Promotional products are an elementary part of the communication also for tourism marketing, whether at shows or on-site, whether as a giveaway or merchandising item. “One of the most important tasks of the players in the tourism marketing sector is planning the experience of the guests. Merchandising and souvenirs are a classic instrument here, which shouldn’t be neglected,” noted Feyock. The identity of the region plays a decisive role in the product development, as Reynolds explained: “On the theme of London for instance, we realised products in the shape of buses or including British tea, for Edinburgh Scottish shortbread in branded tins and in New Zealand, branded rugby balls – because it is their national sport, so it is popular there. Hence, the balls fit in perfectly to the slogan ‘100% Pure New Zealand’.” Original products were also created in Thuringia, as Mönning reported: “Thuringian Dining Cult” is a place setting comprising of a handmade wooden board with embedded small porcelain bowls, on which restaurants can serve a small surprise menu comprising of their specialities. The hosts mutually recommend each other and make reference to local establishments that also offer dining culture and thus serve as a source of inspiration for our connoisseur travellers.” The “Tavolina in Aqua” on the other hand, a hand-made bottle comprising of hard porcelain produced by the traditional manufacturing company, Eschenbach Porzellan, makes an ideal aesthetic and sustainable drinking solution on hikes through the state of Thuringia. Just like the Dining Cult, it accompanies the culinary journey and creates a tangible connection between the region and visitors. To this end, the bottle is offered for sale in the tourist centres of several cities. Furthermore, partner companies can implement the bottle as a gift and have it co-branded with their logo on the body of the bottle and cap or in the form of a laser engraving.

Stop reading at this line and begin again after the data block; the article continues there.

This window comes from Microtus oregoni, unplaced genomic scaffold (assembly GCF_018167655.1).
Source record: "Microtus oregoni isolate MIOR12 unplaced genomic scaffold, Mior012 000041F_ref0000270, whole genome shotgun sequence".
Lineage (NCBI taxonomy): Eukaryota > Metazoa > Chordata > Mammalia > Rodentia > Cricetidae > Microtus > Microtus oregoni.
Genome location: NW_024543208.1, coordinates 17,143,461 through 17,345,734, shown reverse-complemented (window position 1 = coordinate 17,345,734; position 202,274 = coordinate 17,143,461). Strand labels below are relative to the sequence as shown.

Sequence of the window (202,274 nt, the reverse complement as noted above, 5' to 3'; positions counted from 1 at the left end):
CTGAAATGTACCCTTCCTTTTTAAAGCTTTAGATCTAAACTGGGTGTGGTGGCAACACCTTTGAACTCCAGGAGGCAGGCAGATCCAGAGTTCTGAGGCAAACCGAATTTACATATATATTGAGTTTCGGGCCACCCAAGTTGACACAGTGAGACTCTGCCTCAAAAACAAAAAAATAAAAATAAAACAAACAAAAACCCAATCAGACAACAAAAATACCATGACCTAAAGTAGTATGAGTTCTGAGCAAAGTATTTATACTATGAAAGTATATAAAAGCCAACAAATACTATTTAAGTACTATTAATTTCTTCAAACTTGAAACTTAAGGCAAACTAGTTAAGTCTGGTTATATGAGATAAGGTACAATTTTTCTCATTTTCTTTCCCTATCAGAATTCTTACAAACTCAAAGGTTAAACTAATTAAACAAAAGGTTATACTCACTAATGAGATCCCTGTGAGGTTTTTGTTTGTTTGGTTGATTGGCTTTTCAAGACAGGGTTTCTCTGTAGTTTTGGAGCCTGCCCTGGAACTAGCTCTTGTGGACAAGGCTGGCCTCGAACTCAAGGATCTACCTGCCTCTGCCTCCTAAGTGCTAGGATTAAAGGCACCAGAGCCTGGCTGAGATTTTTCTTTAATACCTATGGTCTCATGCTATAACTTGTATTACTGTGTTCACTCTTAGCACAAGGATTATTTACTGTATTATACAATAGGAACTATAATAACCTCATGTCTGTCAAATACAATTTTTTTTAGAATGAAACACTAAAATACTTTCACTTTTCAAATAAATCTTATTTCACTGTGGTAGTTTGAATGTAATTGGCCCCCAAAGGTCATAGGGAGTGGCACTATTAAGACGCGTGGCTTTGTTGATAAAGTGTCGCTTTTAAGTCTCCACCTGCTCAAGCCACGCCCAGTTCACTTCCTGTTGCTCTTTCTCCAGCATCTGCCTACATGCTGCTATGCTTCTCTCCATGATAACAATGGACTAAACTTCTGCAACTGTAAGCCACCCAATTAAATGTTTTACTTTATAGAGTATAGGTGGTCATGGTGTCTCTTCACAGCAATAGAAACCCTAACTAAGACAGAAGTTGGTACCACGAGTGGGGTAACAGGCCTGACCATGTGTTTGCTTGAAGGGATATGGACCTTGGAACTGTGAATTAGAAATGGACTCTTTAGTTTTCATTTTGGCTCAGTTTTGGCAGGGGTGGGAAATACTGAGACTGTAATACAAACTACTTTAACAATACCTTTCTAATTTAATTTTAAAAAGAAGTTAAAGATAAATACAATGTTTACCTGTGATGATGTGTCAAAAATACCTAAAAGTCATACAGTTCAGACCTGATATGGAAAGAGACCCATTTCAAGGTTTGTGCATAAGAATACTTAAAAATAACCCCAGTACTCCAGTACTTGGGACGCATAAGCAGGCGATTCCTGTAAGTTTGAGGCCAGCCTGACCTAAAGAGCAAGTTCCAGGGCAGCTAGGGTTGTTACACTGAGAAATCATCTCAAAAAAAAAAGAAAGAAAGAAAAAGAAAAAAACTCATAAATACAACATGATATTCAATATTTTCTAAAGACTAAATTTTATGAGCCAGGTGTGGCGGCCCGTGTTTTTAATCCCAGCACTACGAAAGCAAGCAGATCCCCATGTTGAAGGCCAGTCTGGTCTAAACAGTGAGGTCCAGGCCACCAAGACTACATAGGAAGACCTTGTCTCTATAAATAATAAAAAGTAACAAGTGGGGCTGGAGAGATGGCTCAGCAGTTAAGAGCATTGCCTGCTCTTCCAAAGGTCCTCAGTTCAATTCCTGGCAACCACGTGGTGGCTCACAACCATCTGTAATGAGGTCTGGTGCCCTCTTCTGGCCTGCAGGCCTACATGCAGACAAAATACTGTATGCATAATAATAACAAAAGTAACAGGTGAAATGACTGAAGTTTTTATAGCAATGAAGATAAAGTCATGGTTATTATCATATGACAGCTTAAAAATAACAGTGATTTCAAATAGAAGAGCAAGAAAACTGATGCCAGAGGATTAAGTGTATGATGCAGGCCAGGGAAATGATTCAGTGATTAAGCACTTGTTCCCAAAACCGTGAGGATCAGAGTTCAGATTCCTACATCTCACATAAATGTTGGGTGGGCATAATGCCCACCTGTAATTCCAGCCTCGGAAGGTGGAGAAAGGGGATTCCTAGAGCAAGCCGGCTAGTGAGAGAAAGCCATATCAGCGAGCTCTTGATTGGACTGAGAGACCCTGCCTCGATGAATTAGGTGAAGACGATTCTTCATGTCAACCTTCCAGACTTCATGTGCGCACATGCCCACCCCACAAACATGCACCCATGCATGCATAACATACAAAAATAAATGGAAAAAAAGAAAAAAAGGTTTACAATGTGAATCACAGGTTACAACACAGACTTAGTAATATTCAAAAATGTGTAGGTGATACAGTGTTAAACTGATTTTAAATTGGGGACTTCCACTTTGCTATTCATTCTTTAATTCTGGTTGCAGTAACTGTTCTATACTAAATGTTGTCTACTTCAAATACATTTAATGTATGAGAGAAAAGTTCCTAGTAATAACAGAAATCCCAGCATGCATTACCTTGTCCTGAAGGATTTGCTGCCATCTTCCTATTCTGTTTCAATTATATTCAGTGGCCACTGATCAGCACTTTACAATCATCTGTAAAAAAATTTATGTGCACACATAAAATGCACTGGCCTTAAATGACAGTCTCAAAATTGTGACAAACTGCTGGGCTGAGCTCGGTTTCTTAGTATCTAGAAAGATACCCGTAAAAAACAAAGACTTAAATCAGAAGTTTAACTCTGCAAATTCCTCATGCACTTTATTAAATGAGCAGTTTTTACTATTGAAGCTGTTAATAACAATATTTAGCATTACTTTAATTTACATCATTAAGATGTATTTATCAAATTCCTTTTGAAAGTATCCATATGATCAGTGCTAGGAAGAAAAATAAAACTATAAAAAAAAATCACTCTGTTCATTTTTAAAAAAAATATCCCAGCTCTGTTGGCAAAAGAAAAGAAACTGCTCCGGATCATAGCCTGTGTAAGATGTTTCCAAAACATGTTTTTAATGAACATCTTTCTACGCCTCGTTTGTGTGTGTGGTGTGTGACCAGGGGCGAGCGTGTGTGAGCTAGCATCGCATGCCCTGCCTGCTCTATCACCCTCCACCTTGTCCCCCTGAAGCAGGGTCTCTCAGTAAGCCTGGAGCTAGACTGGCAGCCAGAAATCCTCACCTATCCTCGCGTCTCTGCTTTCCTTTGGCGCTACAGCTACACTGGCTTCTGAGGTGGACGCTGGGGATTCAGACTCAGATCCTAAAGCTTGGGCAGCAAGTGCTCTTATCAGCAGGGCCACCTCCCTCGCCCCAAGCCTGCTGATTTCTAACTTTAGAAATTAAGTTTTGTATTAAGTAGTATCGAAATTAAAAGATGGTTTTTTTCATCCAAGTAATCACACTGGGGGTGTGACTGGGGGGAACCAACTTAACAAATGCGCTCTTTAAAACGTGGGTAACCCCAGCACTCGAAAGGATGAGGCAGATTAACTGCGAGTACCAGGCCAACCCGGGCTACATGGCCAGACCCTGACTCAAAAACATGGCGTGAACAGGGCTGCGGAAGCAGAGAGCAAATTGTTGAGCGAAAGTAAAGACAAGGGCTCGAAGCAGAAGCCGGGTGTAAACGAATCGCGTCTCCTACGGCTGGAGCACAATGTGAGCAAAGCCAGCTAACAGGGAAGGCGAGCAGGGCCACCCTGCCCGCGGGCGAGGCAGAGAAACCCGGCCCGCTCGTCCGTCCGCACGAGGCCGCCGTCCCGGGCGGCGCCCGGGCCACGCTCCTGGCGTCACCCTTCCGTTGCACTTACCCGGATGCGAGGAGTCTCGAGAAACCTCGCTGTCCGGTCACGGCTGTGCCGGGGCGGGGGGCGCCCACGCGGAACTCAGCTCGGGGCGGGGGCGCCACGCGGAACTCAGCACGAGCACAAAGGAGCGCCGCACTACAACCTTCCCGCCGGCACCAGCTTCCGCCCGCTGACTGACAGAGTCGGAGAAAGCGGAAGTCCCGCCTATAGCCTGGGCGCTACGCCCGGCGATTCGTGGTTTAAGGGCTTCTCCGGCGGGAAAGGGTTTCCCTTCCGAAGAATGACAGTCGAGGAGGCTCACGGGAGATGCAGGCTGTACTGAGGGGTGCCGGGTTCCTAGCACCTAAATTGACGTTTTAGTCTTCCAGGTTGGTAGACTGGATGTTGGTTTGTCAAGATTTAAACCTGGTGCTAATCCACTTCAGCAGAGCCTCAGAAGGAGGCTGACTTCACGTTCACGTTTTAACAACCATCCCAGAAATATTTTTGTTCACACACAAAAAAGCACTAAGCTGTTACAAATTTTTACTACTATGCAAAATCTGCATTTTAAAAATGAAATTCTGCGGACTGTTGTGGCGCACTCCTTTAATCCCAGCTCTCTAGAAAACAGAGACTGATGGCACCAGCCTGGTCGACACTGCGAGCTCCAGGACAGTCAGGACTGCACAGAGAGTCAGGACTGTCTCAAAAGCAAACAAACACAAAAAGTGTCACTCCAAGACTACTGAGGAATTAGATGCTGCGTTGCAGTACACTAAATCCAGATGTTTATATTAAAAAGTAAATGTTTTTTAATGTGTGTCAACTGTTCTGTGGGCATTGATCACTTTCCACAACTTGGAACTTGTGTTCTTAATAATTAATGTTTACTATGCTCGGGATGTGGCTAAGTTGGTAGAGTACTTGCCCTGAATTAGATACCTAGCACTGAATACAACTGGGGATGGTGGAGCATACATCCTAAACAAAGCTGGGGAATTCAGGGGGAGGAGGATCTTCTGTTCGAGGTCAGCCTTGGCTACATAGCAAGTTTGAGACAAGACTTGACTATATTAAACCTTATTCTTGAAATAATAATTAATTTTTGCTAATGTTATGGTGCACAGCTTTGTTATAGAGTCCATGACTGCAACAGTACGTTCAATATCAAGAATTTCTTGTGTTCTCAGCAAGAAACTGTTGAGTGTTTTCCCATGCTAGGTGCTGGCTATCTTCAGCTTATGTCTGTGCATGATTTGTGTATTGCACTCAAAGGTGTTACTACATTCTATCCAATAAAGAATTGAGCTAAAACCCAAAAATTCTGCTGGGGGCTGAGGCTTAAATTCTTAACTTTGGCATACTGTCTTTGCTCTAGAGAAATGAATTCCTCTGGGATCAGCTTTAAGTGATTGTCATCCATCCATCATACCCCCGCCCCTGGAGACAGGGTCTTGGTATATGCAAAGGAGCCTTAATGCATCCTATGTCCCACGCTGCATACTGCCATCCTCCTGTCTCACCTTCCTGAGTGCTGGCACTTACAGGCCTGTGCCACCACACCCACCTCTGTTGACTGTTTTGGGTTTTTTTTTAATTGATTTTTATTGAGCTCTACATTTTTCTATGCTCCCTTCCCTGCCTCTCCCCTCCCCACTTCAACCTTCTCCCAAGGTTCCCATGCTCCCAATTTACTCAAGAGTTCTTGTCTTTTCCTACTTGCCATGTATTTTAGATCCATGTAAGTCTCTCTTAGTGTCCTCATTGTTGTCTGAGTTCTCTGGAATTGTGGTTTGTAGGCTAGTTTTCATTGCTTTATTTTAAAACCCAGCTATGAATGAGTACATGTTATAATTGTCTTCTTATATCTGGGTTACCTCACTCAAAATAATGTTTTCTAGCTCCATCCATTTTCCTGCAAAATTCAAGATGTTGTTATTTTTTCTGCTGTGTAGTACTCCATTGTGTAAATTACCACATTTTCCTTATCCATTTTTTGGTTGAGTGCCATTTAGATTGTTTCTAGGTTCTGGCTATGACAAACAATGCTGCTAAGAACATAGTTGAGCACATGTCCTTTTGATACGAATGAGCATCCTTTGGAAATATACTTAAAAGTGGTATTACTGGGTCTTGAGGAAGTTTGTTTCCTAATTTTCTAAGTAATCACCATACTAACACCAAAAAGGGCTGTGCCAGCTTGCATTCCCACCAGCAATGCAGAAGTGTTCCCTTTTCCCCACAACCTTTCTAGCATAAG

A successful interplay between simple aesthetics, appealing haptics and sustainable production are also called for in South Tyrol. “We want to make the region tangible to our guests – but only with items that satisfy our quality demands,” commented Bertagnolli. These include regional, sustainable materials as well as their production in the province. And of course the colours of the umbrella brand are implemented. “Plastic products from the Far East don’t suit us or our target group, for whom nature, activity, sustainability and originality are what counts.” The products that reflect these contents the best include table sets made of felt from South Tyrol or a hand-turned wooden plate made from different domestic tree species, filled with wooden apples, which at the same time stand for one of the most important export products. The high quality items are designed autonomously by IDM Südtyrol, produced by partner companies and make ideal gifts for instance for business partners and journalists. At sport events and the likes, classic give-aways such as key pendants, pencils and caps are implemented. In addition, the regional marketers award licenses to companies that want to produce merchandising items under the umbrella brand. This is how among others cycling jerseys, hiking trousers or woollen hats bearing the famous logo and mountain panorama have arisen.